Perryville, Alaska village micro-grid cuts diesel use

Ten wind turbines offset use of costly imported diesel and provide redundant power source to a remote village.

All-in-all the turbines have been great for us. They were a good investment.
-Gerald Kosbruk, president, Perryville tribal government


Perryville, Alaska is a remote village of 250 residents that can only be reached by aircraft or boat. Prior to the installation of a 10-turbine micro-grid in 2007, the village ran on one diesel generator.


  • Reduce dependence on imported fuel
  • Provide redundant power supply

Project Requirements

  • Generate electricity from locally available resources
  • Operate reliability and with few maintenance requirements
  • Tie to village’s micro-grid

Site Details

  • Average annual wind speed: 4.6 m/s (10.3 mph)1
  • Average solar insolation: 3.3 kWh/m2/day2
  • Location: 55.914389,-159.144917
  • Install date: November 2008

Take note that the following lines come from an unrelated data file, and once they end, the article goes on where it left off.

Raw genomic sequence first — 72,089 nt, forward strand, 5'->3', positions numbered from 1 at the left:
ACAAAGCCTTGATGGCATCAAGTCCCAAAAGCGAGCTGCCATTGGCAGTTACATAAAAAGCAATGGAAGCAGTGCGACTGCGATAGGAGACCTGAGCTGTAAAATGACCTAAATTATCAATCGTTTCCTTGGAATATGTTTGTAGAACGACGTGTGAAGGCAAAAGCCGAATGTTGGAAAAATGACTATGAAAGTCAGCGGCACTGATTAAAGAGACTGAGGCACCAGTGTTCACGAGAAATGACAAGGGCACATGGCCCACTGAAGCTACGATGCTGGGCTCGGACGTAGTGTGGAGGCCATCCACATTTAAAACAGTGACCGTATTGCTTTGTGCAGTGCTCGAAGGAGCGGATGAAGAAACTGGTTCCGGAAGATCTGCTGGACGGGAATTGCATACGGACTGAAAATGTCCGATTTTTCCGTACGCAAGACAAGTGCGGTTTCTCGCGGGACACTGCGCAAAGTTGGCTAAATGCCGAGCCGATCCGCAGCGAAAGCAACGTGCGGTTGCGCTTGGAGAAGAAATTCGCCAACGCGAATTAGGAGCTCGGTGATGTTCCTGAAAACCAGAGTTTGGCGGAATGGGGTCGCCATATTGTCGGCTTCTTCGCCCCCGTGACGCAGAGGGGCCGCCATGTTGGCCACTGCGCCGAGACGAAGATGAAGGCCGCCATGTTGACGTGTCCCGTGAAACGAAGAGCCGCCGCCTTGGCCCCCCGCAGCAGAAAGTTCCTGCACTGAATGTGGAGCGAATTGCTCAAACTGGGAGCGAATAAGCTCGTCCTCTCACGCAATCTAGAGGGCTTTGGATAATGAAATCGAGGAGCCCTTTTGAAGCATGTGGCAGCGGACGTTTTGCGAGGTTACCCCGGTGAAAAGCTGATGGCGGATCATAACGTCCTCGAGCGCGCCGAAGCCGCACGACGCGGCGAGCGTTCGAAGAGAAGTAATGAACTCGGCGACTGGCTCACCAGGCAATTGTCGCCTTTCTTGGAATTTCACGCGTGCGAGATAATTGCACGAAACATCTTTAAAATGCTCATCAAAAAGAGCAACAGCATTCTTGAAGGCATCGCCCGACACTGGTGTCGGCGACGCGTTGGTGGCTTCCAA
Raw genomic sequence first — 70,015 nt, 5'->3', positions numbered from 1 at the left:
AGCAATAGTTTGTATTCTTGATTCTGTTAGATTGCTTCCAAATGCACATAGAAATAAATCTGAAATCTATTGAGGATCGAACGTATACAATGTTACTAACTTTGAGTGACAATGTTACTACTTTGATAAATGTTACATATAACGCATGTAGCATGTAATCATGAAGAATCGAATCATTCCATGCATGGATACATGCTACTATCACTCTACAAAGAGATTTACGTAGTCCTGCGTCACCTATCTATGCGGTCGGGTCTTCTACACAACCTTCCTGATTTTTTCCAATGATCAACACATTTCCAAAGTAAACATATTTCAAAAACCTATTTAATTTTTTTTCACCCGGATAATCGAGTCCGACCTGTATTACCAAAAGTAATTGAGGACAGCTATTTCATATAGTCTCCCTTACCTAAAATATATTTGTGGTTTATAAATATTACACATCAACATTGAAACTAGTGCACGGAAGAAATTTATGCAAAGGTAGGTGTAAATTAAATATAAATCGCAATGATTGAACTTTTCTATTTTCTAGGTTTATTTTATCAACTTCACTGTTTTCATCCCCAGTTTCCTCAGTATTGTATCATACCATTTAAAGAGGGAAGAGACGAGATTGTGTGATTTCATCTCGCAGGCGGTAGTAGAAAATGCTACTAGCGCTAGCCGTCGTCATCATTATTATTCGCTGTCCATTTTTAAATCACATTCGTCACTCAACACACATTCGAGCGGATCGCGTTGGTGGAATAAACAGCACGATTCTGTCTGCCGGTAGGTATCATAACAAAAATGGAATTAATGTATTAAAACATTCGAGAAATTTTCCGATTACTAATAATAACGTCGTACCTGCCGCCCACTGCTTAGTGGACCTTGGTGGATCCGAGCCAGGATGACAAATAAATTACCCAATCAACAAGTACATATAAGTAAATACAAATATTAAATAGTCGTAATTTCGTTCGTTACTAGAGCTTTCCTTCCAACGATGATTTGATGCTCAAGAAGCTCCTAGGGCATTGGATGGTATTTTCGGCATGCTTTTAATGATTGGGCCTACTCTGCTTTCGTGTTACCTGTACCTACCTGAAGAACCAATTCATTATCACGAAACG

• 10 Skystream 3.7 turbines, 21 m (70 ft) guyed towers
  • Turbines provide clean, ready-to-use AC power (no external inverter or controller required)
  • “Ahead of the meter” connection directly powers village micro-grid and offsets diesel use
  • Project cost: $150,000


  • Annual energy produced in 2011: 34,816 kWh
  • Average energy produced in three years (2009, 2010, 2011): 29,311 kWh
  • Annual diesel offset: 19,200 liters (5,060 gallons)
  • Project payback: 4-5 years with fluctuating diesel prices
  • Permits village to run a smaller diesel generator
  • Reduces need for costly winter fuel import by air


  • Susitna Energy Systems
  • Village of Perryville electric utility

1. Perryville Wind Resource Report, V3 Energy LLC
2. U.S. Dept. of Energy’s National Renewable Energy Laboratory